You may well know that Malaysia is a federation. Our country is made up of 13 individual states, forming a federation of states known as the Federation of Malaysia.
But what is a federation? A federation is a geopolitical entity in which smaller entities, such as territories or states, come together to form a bigger entity. A ‘federal’ government will govern this bigger entity, while the smaller entities will retain jurisdiction to enact laws and govern in certain defined areas.
In Malaysia, there is an institution that has the power to create laws for the whole of Malaysia. That institution is the Parliament of Malaysia. There is another institution that has the jurisdiction to carry out and govern the federation. This institution is the Government of Malaysia.
At the same time, each of the 13 states in Malaysia has its own state legislative assembly known as the Dewan Undangan Negeri (DUN) and also a state government tasked to govern each of the individual states.
The Federal Constitution divides the jurisdiction to enact laws between Parliament and the Dewan Undangan Negeri. The Constitution provides the type of laws that may be made by Parliament and those that may be made by the Dewan Undangan Negeri. These are the legislative jurisdictions of the Federation and the States.
There are 3 different lists in the Constitution when it comes to the legislative jurisdictions of the Federations and the States.
This 'Federal List' states the matters which are under the purview of Parliament. The 'State List' lists matters under the jurisdiction of the Dewan Undangan Negeri of the individual states. The ‘Concurrent List' meanwhile contains matters where both Parliament and the Dewan Undangan Negeri may legislate on.
Matters under the Federal List include foreign relations, defence, internal security, civil and criminal laws, citizenship, finance, trade, shipping, transport and communications, medical and health, welfare of Orang Asli and tourism.
Examples of matters in the State List include Islamic laws, land, agriculture and forestry, local government, state public works and state holidays.
The Concurrent List meanwhile has matters such as public welfare, scholarship, protection of wildlife, drainage, sports and culture, housing and heritage.
This Concurrent List allows Parliament and the Dewan Undangan Negeri to make laws for the same matters and so long as they are not in conflict with each other, they can exist and operate together. However, if there is a conflict, then Federal laws would prevail.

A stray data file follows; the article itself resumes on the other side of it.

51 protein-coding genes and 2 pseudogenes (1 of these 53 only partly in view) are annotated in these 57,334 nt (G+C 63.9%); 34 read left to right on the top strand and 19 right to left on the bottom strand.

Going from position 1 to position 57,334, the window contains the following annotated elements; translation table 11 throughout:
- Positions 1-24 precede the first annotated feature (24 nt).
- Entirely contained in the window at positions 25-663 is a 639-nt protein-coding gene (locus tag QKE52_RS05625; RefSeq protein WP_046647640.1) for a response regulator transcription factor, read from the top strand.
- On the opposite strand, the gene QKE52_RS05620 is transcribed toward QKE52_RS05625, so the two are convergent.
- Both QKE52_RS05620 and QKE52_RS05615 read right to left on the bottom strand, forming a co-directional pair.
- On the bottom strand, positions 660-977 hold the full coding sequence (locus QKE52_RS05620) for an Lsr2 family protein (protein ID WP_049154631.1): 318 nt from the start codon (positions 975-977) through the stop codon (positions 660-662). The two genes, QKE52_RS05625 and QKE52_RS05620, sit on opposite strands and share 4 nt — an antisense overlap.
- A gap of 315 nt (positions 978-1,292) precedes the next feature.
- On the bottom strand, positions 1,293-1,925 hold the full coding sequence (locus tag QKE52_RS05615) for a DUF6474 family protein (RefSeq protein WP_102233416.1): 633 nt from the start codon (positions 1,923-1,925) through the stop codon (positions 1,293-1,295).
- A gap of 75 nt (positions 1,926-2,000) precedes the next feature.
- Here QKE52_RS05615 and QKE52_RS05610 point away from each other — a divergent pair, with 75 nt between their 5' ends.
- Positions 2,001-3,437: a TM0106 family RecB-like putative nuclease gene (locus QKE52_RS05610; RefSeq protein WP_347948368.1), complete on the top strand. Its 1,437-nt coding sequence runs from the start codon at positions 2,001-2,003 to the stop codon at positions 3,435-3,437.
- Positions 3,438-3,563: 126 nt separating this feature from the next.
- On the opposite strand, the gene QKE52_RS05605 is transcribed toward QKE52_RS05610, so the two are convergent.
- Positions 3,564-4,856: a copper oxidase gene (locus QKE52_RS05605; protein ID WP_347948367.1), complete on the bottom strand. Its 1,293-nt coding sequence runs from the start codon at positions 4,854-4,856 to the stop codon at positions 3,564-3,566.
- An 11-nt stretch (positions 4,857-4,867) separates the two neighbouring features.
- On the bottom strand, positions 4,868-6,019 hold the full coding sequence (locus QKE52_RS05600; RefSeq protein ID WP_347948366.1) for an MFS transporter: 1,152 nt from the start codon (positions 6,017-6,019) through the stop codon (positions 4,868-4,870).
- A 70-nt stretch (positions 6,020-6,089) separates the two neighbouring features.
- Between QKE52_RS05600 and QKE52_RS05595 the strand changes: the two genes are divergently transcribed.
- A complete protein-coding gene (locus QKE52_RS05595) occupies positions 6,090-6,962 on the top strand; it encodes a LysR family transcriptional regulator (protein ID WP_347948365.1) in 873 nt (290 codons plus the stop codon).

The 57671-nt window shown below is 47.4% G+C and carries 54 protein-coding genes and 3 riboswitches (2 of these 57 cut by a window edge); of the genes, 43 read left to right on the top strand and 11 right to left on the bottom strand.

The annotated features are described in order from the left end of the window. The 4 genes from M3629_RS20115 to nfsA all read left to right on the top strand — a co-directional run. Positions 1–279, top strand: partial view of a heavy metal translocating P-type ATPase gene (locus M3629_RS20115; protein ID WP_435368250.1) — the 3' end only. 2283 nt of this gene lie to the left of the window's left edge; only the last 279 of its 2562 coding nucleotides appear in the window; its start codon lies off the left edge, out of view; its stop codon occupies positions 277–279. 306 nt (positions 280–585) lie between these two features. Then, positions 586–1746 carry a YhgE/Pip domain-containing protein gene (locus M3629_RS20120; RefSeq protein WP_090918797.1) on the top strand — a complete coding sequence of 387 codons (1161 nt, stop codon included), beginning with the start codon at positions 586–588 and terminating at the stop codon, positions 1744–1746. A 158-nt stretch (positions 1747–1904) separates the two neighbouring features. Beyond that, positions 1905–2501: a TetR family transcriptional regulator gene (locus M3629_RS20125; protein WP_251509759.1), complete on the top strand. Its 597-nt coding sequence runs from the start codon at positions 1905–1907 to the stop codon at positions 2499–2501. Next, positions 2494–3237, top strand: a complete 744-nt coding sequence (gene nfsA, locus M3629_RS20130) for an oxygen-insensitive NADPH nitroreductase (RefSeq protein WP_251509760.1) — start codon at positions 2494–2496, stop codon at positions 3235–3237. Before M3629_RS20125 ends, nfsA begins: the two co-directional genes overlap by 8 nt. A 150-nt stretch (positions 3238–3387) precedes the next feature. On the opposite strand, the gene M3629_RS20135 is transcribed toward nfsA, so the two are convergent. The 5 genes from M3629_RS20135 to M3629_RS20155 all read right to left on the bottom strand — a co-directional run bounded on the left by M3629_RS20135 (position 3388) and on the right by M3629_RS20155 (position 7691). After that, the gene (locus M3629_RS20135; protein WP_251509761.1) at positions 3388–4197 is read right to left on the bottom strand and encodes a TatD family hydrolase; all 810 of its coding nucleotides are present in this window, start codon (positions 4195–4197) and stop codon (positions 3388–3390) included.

There are also instances where Parliament may enact laws under the State List. For example if there is a Proclamation of Emergency then Parliament may make laws for anything under the State List, except for those relating to Islamic laws, Malay customs and native customary laws of Sabah and Sarawak. Parliament may also make laws for matters in the State List for the purpose of uniformity of laws in several states on that particular matter.
The Dewan Undangan Negeri may also make laws under Federal jurisdiction, but only if Parliament has authorised the same. If not, the state will not be able to do so.
Lastly, the states of Sabah and Sarawak occupy a special position in the Federation compared to other states. This is provided for in the Constitution.
These 2 states may make laws on matters which are not found in the State List for other states. For example, they have powers to make laws to control the entry of persons into the respective states. That is why the governments of these states may prevent the entry of persons into those states from outside.
We must always remember that Malaysia was not formed through the coming together of 13 states to form a federation. Malaysia was formed when 3 nations (4 if we include Singapore); Malaya, Sabah and Sarawak came together to form a federation on 16 September 1963. That is why Sabah and Sarawak are in a different position compared to the other states.
We should also remember that although the Federation has more powers compared to the individual states when it comes to legislative jurisdiction, the Federation must still respect what is rightly within the jurisdiction of the states. To encroach into these boundaries would be to go against the Constitution itself.
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